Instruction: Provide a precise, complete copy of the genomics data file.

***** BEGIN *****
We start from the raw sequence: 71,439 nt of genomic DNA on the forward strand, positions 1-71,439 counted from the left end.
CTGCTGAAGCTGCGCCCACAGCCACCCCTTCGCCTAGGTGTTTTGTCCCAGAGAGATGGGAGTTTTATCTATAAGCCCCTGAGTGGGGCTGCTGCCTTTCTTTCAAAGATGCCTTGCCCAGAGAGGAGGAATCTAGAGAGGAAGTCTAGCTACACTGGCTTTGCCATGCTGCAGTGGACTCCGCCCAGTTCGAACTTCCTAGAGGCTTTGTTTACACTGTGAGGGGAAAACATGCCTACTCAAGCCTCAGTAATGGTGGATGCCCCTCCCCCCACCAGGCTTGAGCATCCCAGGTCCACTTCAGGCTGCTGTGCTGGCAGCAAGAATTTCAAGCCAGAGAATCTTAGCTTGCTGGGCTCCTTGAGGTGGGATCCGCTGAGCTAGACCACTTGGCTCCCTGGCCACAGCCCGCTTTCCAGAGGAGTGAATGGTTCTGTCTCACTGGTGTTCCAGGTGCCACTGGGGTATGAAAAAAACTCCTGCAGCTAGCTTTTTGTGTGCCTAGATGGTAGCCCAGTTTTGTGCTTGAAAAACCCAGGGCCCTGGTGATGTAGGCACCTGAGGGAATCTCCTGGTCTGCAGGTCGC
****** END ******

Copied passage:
We start from the raw sequence: 71,439 nt of genomic DNA on the forward strand, positions 1-71,439 counted from the left end.
CTGCTGAAGCTGCGCCCACAGCCACCCCTTCGCCTAGGTGTTTTGTCCCAGAGAGATGGGAGTTTTATCTATAAGCCCCTGAGTGGGGCTGCTGCCTTTCTTTCAAAGATGCCTTGCCCAGAGAGGAGGAATCTAGAGAGGAAGTCTAGCTACACTGGCTTTGCCATGCTGCAGTGGACTCCGCCCAGTTCGAACTTCCTAGAGGCTTTGTTTACACTGTGAGGGGAAAACATGCCTACTCAAGCCTCAGTAATGGTGGATGCCCCTCCCCCCACCAGGCTTGAGCATCCCAGGTCCACTTCAGGCTGCTGTGCTGGCAGCAAGAATTTCAAGCCAGAGAATCTTAGCTTGCTGGGCTCCTTGAGGTGGGATCCGCTGAGCTAGACCACTTGGCTCCCTGGCCACAGCCCGCTTTCCAGAGGAGTGAATGGTTCTGTCTCACTGGTGTTCCAGGTGCCACTGGGGTATGAAAAAAACTCCTGCAGCTAGCTTTTTGTGTGCCTAGATGGTAGCCCAGTTTTGTGCTTGAAAAACCCAGGGCCCTGGTGATGTAGGCACCTGAGGGAATCTCCTGGTCTGCAGGTCGC